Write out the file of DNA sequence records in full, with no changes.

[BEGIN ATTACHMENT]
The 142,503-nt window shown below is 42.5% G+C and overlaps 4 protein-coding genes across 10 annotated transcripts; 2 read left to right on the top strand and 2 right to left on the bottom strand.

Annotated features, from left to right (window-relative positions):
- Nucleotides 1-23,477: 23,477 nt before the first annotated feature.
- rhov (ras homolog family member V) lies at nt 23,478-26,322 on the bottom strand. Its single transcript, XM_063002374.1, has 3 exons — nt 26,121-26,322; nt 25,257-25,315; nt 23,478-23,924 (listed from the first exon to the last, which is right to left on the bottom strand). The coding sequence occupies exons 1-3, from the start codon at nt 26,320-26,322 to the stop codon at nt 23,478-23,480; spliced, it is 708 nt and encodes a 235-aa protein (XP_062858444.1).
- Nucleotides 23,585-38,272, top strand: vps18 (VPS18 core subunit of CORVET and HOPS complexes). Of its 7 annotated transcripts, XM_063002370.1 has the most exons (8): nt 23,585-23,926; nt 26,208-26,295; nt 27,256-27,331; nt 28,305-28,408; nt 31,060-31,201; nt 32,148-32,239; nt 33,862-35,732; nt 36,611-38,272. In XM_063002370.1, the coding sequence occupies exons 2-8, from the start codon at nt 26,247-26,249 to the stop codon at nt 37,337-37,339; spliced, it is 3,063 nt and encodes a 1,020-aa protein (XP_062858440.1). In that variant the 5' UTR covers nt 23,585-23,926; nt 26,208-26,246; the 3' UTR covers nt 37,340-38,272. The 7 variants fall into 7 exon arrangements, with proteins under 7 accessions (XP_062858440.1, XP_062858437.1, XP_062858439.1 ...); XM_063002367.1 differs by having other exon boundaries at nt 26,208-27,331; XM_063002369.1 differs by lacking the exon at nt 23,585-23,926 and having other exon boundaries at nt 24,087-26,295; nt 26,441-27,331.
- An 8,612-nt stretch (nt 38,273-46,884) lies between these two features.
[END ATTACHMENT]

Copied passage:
The 142,503-nt window shown below is 42.5% G+C and overlaps 4 protein-coding genes across 10 annotated transcripts; 2 read left to right on the top strand and 2 right to left on the bottom strand.

Annotated features, from left to right (window-relative positions):
- Nucleotides 1-23,477: 23,477 nt before the first annotated feature.
- rhov (ras homolog family member V) lies at nt 23,478-26,322 on the bottom strand. Its single transcript, XM_063002374.1, has 3 exons — nt 26,121-26,322; nt 25,257-25,315; nt 23,478-23,924 (listed from the first exon to the last, which is right to left on the bottom strand). The coding sequence occupies exons 1-3, from the start codon at nt 26,320-26,322 to the stop codon at nt 23,478-23,480; spliced, it is 708 nt and encodes a 235-aa protein (XP_062858444.1).
- Nucleotides 23,585-38,272, top strand: vps18 (VPS18 core subunit of CORVET and HOPS complexes). Of its 7 annotated transcripts, XM_063002370.1 has the most exons (8): nt 23,585-23,926; nt 26,208-26,295; nt 27,256-27,331; nt 28,305-28,408; nt 31,060-31,201; nt 32,148-32,239; nt 33,862-35,732; nt 36,611-38,272. In XM_063002370.1, the coding sequence occupies exons 2-8, from the start codon at nt 26,247-26,249 to the stop codon at nt 37,337-37,339; spliced, it is 3,063 nt and encodes a 1,020-aa protein (XP_062858440.1). In that variant the 5' UTR covers nt 23,585-23,926; nt 26,208-26,246; the 3' UTR covers nt 37,340-38,272. The 7 variants fall into 7 exon arrangements, with proteins under 7 accessions (XP_062858440.1, XP_062858437.1, XP_062858439.1 ...); XM_063002367.1 differs by having other exon boundaries at nt 26,208-27,331; XM_063002369.1 differs by lacking the exon at nt 23,585-23,926 and having other exon boundaries at nt 24,087-26,295; nt 26,441-27,331.
- An 8,612-nt stretch (nt 38,273-46,884) lies between these two features.